The newborn slips on pants and a shirt. (This would be more credible if he were imitating someone.) It’s pouring. There’s an enormous moon. Projections merge from surface to surface. Frankenstein ventures out. He flexes, stretches, shivers, lurches, wanders, sleeps. “Holy night…dawn…dreams…” sings mezzo-soprano forest spirit Krysty Swann running her hands just above his supine body like a faith healer. (The powerful vocalist imbues every song with elemental emotion.)

Marveling at a bird, our hero tries to catch it, leaping, whirling, loose of limb, dizzy, exasperated, creating a ballet of youthful hope. Children (Shiv Ajay – who later plays a lifeless body with great skill, Peyton Lusk, Avey Noble) throw stones at him. The creature reacts like the innocent he is. First hurt and puzzled, then unmoored, blindly striking out with horrific, brilliantly visualized consequence. Catching a glimpse of his face in water frightens and appalls its bearer. He watches and listens to a village family longing for acceptance, warmth.

Robert Fairchild, Shiv Ajay, Mia Vallet

Mary intermittently writes letters placing us in time and geography. Godwin (elegant, stern, believable Rocco Sisto) condemns his daughter for the lengthy mourning of her child. Her husband suggests pretentious, complicated revisions on the early work. Mary writes and reads aloud. Her creation learns to speak. He reads aloud and acts out. Contact with people remains unendurable.

If you haven’t read the book or seen one of several films, you may be somewhat confused by the raw end of Frankenstein’s part of the story. Reviewing a synopsis is a good idea. Still, anyone can understand loneliness, rejection, aspiration and despair. This is a banquet of sensation and unyielding emotion.

Robert Fairchild and Mia Vallet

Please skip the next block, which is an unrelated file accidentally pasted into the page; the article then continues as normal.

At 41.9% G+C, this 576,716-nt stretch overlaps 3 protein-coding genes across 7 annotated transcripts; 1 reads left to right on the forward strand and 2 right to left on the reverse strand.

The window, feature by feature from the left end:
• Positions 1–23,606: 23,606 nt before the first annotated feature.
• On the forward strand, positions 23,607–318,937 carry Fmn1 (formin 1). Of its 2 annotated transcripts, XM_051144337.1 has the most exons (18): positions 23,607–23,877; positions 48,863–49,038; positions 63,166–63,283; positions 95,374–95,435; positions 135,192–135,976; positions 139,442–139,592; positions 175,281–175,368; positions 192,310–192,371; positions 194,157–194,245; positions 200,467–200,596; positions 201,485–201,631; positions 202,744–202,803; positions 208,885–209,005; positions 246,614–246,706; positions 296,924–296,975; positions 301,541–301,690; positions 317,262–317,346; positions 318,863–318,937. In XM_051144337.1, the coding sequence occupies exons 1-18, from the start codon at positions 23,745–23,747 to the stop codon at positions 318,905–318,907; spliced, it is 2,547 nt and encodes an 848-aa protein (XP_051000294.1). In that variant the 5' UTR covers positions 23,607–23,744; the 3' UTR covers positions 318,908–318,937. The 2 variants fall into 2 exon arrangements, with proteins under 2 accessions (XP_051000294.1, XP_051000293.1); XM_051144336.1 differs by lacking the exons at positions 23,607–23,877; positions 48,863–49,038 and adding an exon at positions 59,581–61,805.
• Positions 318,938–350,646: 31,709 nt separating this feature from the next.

The unfortunate weak links in this otherwise gorgeous effort are Mia Vallet and Paul Wesley. Neither actor has presence; neither moves with grace and bearing of depicted class. Speech doesn’t carry well and is sloppily enunciated. Feeling seems surface. The two have no chemistry and appear to think they stand alone on the stage. This extraordinary evening is, however, well worth attending for SO many other reasons.

Kudos to Bill Toles’ clarity and balance of Sound Design.

Photos by Shirin Tinati
Opening: Robert Fairchild

Ensemble for The Romantic Century presents
Mary Shelly’s Frankenstein by Eve Wolf
Choreographed by Robert Fairchild
Directed by Donald T. Sanders
Mezzo-Soprano- Krysty Swann
Oboe-Kemp Jernigan, Piano- Steven Lin, Organ/Harpsichord-Parker Ramsay
Pershing Square Signature Center    
480 West 42nd Street
Through January 7, 2018
NEXT: Tchaikovsky: None But The Lonely Heart- May 17- June 17 2018

About Alix Cohen (846 Articles)
Alix Cohen is the recipient of eight New York Press Club Awards for work published on this venue. Her writing history began with poetry, segued into lyrics and took a commercial detour while holding executive positions in product development, merchandising, and design. A cultural sponge, she now turns her diverse personal and professional background to authoring pieces about culture/the arts with particular interest in artists/performers and entrepreneurs. Theater, music, art/design are lifelong areas of study and passion. She is a voting member of Drama Desk and Drama League. Alix’s professional experience in women’s fashion fuels writing in that area. Besides Woman Around Town, the journalist writes for Cabaret Scenes, Broadway World, and Theater Pizzazz. Additional pieces have been published by The New York Post, The National Observer’s Playground Magazine, Pasadena Magazine, Times Square Chronicles, and ifashionnetwork. She lives in Manhattan. Of course.